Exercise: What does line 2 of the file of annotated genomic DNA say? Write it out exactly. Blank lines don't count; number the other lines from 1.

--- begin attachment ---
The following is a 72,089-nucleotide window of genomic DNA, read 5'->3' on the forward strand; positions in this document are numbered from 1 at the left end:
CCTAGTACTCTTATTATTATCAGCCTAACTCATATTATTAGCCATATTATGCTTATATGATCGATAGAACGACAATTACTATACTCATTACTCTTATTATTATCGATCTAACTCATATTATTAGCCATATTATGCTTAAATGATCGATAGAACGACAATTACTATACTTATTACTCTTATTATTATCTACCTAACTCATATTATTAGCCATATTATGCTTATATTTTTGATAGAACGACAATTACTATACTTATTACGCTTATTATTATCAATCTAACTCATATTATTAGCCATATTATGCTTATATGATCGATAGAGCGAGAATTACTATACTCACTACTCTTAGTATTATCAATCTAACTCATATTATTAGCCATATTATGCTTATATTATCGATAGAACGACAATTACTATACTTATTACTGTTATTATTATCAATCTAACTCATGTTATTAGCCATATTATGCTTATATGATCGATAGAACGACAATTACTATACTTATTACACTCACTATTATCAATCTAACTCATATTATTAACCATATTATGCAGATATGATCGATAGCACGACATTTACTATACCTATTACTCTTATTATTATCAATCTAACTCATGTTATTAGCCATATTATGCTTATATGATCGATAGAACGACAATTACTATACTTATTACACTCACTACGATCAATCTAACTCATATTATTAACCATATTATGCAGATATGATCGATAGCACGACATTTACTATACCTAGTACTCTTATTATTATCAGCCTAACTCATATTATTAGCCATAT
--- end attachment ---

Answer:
CCTAGTACTCTTATTATTATCAGCCTAACTCATATTATTAGCCATATTATGCTTATATGATCGATAGAACGACAATTACTATACTCATTACTCTTATTATTATCGATCTAACTCATATTATTAGCCATATTATGCTTAAATGATCGATAGAACGACAATTACTATACTTATTACTCTTATTATTATCTACCTAACTCATATTATTAGCCATATTATGCTTATATTTTTGATAGAACGACAATTACTATACTTATTACGCTTATTATTATCAATCTAACTCATATTATTAGCCATATTATGCTTATATGATCGATAGAGCGAGAATTACTATACTCACTACTCTTAGTATTATCAATCTAACTCATATTATTAGCCATATTATGCTTATATTATCGATAGAACGACAATTACTATACTTATTACTGTTATTATTATCAATCTAACTCATGTTATTAGCCATATTATGCTTATATGATCGATAGAACGACAATTACTATACTTATTACACTCACTATTATCAATCTAACTCATATTATTAACCATATTATGCAGATATGATCGATAGCACGACATTTACTATACCTATTACTCTTATTATTATCAATCTAACTCATGTTATTAGCCATATTATGCTTATATGATCGATAGAACGACAATTACTATACTTATTACACTCACTACGATCAATCTAACTCATATTATTAACCATATTATGCAGATATGATCGATAGCACGACATTTACTATACCTAGTACTCTTATTATTATCAGCCTAACTCATATTATTAGCCATAT